Author: Alexis de Varax


Georgia’s ruling Georgian Dream party’s (GD) reintroduction of a “foreign agent” draft law has sparked renewed debates on sovereignty and transparency. Shalva Papuashvili, Georgian Parliament Chairman, argues that this is not a Russian-style law but a European one. The current bill targets Georgian non-governmental organizations and media outlets, renaming “foreign agents” to “organizations pursuing the interests of a foreign power”. This article contrasts Georgian Dream’s law and narrative with their European and French counterparts, examining their motivations, impact on democracy, and broader geopolitical influences.

The Argument of National Sovereignty and Independence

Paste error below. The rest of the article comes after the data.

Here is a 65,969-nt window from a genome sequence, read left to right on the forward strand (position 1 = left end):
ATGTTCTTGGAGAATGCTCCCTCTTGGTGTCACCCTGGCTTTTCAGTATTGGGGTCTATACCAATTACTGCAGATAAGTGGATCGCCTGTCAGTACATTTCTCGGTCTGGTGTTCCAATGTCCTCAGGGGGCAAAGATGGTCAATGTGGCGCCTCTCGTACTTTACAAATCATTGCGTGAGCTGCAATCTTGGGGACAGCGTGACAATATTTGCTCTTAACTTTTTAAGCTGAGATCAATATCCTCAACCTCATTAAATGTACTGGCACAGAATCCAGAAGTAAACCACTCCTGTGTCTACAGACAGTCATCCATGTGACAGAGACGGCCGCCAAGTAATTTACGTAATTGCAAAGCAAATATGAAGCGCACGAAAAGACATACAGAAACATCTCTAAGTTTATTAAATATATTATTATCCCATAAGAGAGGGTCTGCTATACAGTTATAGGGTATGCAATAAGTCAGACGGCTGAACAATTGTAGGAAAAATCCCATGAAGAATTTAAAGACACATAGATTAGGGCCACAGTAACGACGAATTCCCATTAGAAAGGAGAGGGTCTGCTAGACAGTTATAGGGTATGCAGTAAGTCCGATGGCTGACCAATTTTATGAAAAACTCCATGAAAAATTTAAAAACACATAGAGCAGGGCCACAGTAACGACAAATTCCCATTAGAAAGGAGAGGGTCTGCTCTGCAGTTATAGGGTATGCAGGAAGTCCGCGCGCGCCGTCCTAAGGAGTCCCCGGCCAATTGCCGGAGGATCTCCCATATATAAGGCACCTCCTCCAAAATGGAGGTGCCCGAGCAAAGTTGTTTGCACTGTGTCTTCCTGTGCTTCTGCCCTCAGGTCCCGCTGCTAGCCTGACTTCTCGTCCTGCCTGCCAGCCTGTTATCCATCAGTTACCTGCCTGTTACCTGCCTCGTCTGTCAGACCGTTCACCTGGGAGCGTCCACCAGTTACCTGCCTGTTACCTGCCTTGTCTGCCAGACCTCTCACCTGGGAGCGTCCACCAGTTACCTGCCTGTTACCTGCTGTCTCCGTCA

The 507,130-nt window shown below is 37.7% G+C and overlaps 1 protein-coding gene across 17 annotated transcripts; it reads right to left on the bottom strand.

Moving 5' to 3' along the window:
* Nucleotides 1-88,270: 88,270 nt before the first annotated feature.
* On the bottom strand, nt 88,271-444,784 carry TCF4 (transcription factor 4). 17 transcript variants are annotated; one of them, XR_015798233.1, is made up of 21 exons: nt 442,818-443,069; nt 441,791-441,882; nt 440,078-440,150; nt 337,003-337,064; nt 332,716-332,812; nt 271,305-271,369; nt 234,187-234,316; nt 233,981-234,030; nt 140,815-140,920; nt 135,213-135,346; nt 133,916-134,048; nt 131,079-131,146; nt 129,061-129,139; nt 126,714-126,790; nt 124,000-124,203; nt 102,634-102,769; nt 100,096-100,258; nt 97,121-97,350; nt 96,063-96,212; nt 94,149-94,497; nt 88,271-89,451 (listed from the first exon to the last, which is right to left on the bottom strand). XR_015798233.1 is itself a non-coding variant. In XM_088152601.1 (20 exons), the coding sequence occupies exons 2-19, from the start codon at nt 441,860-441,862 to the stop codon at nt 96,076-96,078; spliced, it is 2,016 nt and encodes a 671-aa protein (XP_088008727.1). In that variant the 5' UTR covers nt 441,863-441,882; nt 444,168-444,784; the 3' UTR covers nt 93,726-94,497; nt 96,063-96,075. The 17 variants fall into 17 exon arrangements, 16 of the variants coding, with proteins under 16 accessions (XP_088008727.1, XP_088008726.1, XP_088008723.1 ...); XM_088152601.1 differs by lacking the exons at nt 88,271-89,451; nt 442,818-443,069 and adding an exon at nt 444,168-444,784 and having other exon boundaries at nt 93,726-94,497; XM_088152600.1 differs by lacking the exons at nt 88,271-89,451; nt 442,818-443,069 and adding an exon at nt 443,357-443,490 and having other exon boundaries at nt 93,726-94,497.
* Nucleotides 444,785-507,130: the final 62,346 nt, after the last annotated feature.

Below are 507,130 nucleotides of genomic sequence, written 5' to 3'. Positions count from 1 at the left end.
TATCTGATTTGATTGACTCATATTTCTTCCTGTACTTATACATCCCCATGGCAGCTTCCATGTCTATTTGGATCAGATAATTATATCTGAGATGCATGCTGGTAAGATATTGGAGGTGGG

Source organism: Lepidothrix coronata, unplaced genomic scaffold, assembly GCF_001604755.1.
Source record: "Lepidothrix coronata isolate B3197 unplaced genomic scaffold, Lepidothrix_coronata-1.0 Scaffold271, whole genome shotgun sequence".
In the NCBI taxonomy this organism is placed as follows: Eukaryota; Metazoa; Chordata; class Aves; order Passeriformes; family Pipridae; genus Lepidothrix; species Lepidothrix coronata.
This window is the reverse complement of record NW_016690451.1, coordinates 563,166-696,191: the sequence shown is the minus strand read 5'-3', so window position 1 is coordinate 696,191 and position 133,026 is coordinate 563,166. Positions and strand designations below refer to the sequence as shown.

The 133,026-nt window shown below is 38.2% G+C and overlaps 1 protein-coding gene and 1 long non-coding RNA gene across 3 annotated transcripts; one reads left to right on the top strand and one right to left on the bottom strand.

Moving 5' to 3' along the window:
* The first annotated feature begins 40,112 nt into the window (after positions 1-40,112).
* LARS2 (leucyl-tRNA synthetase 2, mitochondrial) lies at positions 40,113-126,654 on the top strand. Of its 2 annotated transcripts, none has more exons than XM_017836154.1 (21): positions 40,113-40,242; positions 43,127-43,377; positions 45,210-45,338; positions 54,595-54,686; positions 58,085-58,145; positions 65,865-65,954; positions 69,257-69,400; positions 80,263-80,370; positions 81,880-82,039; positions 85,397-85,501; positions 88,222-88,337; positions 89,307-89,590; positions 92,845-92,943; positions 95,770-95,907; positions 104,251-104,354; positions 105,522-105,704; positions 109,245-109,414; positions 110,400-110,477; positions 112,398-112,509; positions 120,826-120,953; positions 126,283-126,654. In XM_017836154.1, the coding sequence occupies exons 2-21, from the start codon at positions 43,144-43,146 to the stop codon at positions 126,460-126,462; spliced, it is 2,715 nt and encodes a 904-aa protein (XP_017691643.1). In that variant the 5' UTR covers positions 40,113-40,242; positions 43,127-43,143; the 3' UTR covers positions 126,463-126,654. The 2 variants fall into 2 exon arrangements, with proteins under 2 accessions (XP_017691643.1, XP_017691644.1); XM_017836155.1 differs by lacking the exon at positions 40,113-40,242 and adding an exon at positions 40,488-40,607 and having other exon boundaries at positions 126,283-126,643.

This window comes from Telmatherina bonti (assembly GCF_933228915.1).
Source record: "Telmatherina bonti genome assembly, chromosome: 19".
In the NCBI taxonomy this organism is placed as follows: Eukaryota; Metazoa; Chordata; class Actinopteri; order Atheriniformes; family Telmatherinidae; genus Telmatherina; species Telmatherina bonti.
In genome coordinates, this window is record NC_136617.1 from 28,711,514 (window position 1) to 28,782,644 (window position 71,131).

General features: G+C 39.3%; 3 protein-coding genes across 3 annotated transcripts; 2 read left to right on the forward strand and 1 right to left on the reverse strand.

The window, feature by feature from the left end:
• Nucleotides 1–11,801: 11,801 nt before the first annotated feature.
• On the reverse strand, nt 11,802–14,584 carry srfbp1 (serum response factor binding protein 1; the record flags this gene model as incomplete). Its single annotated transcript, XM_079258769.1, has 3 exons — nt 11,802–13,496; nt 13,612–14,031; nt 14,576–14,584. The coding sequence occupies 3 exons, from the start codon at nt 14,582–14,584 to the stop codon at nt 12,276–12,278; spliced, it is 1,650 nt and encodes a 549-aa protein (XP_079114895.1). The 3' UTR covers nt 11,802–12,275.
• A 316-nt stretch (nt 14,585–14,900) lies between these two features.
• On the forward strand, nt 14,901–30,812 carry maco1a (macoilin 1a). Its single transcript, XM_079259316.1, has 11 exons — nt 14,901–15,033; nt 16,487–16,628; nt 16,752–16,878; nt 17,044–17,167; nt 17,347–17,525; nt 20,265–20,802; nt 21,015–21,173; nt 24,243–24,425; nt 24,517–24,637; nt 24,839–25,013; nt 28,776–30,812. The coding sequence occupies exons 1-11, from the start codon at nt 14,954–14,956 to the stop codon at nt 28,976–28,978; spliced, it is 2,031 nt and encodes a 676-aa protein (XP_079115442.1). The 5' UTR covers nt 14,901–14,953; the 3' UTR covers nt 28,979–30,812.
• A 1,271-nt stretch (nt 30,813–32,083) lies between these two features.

Mamuka Mdinaradze, the parliamentary majority leader of the ruling Georgian Dream party, recently announced the reintroduction of the draft law on “The Transparency of Foreign Influence”. Despite facing massive protests last year, the party remains steadfast in its commitment to passing legislation that it claims will safeguard Georgia’s sovereignty. While the main term used in the bill has been modified from “foreign agent” to “organization pursuing the interests of a foreign power”, the core content remains unchanged: Organizations receiving foreign funding, regardless of the type of activity, must publish annual financial reports, with penalties for violations.